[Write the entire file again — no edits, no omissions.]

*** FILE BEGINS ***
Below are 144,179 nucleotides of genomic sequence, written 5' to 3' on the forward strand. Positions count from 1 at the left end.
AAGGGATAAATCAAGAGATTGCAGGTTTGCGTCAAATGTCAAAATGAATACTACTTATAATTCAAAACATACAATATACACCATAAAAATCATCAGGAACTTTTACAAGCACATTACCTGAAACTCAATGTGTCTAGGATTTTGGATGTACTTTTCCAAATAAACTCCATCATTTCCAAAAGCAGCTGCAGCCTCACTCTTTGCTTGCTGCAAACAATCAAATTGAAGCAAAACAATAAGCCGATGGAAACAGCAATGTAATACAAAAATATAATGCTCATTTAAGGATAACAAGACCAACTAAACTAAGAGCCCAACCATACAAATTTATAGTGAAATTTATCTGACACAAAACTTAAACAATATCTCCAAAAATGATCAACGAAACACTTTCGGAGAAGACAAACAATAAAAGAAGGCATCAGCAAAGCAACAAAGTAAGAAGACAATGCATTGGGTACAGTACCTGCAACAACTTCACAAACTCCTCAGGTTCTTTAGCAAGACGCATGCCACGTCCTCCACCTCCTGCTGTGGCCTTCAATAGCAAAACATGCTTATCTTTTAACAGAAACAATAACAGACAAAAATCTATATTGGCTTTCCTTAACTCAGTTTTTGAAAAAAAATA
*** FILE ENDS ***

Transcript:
Below are 144,179 nucleotides of genomic sequence, written 5' to 3' on the forward strand. Positions count from 1 at the left end.
AAGGGATAAATCAAGAGATTGCAGGTTTGCGTCAAATGTCAAAATGAATACTACTTATAATTCAAAACATACAATATACACCATAAAAATCATCAGGAACTTTTACAAGCACATTACCTGAAACTCAATGTGTCTAGGATTTTGGATGTACTTTTCCAAATAAACTCCATCATTTCCAAAAGCAGCTGCAGCCTCACTCTTTGCTTGCTGCAAACAATCAAATTGAAGCAAAACAATAAGCCGATGGAAACAGCAATGTAATACAAAAATATAATGCTCATTTAAGGATAACAAGACCAACTAAACTAAGAGCCCAACCATACAAATTTATAGTGAAATTTATCTGACACAAAACTTAAACAATATCTCCAAAAATGATCAACGAAACACTTTCGGAGAAGACAAACAATAAAAGAAGGCATCAGCAAAGCAACAAAGTAAGAAGACAATGCATTGGGTACAGTACCTGCAACAACTTCACAAACTCCTCAGGTTCTTTAGCAAGACGCATGCCACGTCCTCCACCTCCTGCTGTGGCCTTCAATAGCAAAACATGCTTATCTTTTAACAGAAACAATAACAGACAAAAATCTATATTGGCTTTCCTTAACTCAGTTTTTGAAAAAAAATA